I love that distinction, and I appreciate your saying it. If I had made a different choice about what Abby suffered, I would have made that decision based on what felt most natural and right for the story.
My experience reading this book was that it started out feeling like a whodunit, and then at a certain point my desire to find out what happened shifted from wondering who did it to wondering when the narrator would figure it out (and whether she would figure it out in time), since I already knew. It feels delightfully subversive to me, the way you use a murder mystery set-up and then redefine the suspense. Can you talk a bit about genre-bending?
I appreciate the implication that any of that may have been intentional, but I am embarrassed to say that it was not. To be honest, I never started out to write anything resembling a whodunit or a “thriller”—to me, it was always a psychological exploration of my narrator, a portrayal of exactly the journey you describe: the one she undergoes to 1) decide she wants to seek the truth, 2) find the truth and acknowledge it, and 3) examine the extent to which she might have colluded in the development of events she would never have wished for.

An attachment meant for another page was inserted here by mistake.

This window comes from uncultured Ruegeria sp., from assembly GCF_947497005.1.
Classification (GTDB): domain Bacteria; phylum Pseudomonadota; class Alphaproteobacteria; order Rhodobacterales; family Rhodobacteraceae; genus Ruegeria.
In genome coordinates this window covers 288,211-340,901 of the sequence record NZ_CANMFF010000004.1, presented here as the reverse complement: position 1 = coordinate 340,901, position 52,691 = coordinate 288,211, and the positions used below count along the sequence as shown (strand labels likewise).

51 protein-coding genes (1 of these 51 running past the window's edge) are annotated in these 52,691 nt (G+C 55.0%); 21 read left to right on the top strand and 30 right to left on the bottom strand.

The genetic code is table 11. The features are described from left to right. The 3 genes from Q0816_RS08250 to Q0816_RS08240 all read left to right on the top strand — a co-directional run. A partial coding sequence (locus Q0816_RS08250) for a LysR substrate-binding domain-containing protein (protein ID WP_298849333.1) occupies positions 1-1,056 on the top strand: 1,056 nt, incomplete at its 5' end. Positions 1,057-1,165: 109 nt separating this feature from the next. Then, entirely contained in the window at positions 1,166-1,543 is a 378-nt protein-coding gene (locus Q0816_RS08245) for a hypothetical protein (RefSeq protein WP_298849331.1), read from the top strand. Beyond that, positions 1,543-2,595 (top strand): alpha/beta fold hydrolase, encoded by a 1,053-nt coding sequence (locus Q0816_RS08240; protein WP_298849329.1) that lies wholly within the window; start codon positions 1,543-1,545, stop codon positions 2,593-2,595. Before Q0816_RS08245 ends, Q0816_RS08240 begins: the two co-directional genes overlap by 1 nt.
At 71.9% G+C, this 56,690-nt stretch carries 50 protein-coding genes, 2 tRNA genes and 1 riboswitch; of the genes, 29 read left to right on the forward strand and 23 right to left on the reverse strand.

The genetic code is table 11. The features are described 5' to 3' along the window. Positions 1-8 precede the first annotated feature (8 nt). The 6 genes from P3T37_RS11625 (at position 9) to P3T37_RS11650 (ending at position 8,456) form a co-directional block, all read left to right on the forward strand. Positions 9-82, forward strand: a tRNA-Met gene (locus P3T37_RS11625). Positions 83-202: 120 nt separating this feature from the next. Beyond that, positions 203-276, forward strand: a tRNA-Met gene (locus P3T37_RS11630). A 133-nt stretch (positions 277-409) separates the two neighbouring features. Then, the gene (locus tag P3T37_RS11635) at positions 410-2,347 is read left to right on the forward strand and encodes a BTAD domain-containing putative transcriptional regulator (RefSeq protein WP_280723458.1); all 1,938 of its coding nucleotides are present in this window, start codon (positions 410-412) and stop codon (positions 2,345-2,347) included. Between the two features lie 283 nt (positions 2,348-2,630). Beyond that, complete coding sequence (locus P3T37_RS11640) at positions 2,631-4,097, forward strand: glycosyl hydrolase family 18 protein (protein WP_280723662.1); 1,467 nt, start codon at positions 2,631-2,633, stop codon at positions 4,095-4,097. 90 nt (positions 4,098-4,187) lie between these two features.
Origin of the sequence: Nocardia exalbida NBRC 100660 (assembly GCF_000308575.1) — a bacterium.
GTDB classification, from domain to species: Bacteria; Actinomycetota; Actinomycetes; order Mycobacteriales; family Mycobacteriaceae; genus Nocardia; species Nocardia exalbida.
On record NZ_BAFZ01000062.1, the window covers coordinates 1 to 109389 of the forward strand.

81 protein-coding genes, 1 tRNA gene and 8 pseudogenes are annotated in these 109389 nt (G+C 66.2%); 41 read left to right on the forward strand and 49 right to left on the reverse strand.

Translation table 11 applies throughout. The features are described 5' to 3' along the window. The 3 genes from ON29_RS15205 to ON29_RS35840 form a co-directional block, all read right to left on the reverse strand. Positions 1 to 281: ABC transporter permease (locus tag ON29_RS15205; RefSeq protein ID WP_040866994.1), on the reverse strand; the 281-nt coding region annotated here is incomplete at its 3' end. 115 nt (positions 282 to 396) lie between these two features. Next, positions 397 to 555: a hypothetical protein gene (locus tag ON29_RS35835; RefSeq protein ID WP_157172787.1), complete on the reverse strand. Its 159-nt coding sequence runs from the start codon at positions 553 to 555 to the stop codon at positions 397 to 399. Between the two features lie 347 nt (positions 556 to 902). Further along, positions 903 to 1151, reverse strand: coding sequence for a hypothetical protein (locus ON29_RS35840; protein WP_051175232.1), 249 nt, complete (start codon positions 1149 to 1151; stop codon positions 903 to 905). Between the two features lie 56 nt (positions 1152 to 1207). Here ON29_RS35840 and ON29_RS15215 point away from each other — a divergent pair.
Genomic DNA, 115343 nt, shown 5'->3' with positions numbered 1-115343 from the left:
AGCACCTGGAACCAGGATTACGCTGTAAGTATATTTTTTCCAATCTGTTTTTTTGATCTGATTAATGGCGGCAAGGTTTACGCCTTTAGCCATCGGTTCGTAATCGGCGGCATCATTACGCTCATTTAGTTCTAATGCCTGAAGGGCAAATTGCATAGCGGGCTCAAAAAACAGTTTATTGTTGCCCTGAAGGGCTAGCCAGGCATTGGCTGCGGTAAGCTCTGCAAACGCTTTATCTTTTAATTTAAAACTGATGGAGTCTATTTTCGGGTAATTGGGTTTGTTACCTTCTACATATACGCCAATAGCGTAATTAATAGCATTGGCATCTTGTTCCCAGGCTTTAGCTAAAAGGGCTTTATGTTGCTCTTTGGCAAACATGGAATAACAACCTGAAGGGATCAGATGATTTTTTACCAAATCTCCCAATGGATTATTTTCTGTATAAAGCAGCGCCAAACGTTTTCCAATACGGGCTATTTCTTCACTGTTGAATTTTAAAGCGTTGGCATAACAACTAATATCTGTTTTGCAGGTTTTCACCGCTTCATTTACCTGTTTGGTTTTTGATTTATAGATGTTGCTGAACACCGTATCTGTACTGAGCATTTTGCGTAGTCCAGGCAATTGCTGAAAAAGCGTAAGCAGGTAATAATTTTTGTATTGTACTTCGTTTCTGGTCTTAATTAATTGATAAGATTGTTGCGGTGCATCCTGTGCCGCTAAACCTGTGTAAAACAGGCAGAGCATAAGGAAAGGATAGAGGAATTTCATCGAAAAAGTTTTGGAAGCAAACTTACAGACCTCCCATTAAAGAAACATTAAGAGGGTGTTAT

You discussed the journey your character goes through a bit at your book launch, as well as describing your thematic interest in the real-life event that inspired the novel: that idea of knowing something (a mother knowing her child has tried to kill her) but deciding to believe something else (that she’s innocent). Could you talk about this a bit?
I’ve always been fascinated by the idea that someone might know something, on one level, and yet decide (and to what extent such a decision is a conscious one also intrigued me) to believe something else, because believing something else was more valuable, or more necessary, to her.